Development of isotope labeling liquid chromatography-mass spectrometry for metabolic profiling of bacterial cells and its application for bacterial differentiation

Anal Chem. 2013 Jun 18;85(12):5755-63. doi: 10.1021/ac400330z. Epub 2013 Mar 29.


Quantitative and comprehensive profiling of cellular metabolites is currently a challenging task in bacterial metabolomics. In this work, a simple and robust method for profiling the amine- and phenol-containing metabolome of bacterial cells is described. The overall workflow consists of methanol-based cell lysis and metabolite extraction with ultrasonication, differential isotope dansylation labeling of cellular metabolites, and analysis of the labeled metabolites by liquid chromatography-mass spectrometry (LC-MS). Over a thousand peak pairs or putative metabolites can be detected from bacterial cells in a 25 min LC-MS run and near 2500 putative metabolites can be found in one bacterium from combined results of multiple analyses. After careful examination and optimization of the sample preparation process, this method is shown to be effective for both Gram-positive and Gram-negative bacteria. An idea of applying LC-ultraviolet (UV) detection to quantify the total amount of labeled metabolites is shown to be effective for normalizing the amounts of metabolites present in different samples for metabolome comparison. The use of differential isotopic labeling allows relative quantification of each individual metabolite, which facilitates comparative metabolomics studies and the generation of a metabolic fingerprint of a bacterium. Finally, this method is demonstrated to be useful for the differentiation of three bacterial species in cultured media and spiked human urine samples.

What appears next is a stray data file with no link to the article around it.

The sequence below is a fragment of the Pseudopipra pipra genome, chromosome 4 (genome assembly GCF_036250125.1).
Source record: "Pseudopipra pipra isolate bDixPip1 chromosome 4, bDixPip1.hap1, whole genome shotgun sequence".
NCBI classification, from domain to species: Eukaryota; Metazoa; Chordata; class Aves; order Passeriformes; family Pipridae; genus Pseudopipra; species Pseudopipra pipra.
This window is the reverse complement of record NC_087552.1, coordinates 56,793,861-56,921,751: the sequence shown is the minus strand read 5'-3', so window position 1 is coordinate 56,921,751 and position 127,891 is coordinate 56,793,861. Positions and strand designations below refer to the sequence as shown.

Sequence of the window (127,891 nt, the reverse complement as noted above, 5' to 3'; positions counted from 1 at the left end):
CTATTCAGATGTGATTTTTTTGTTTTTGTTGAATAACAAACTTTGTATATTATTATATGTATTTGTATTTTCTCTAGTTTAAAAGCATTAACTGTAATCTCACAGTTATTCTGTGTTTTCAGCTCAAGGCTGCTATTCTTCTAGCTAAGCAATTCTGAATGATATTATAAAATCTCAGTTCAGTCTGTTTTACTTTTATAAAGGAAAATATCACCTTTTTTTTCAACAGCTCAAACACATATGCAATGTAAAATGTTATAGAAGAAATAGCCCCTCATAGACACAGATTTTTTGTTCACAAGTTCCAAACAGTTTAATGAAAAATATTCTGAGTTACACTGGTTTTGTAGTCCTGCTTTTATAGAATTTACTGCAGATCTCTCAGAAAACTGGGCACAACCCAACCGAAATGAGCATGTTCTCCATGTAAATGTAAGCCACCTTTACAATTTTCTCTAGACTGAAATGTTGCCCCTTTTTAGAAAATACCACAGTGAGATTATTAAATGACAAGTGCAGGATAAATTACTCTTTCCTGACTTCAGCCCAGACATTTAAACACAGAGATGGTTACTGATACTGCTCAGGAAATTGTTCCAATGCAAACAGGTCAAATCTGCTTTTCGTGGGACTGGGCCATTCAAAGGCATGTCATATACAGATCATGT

Publication types

  • Research Support, Non-U.S. Gov't

MeSH terms

  • Chromatography, Liquid / methods
  • Escherichia coli / chemistry
  • Escherichia coli / isolation & purification*
  • Escherichia coli / metabolism*
  • Humans
  • Isotope Labeling
  • Mass Spectrometry / methods*
  • Metabolome / physiology*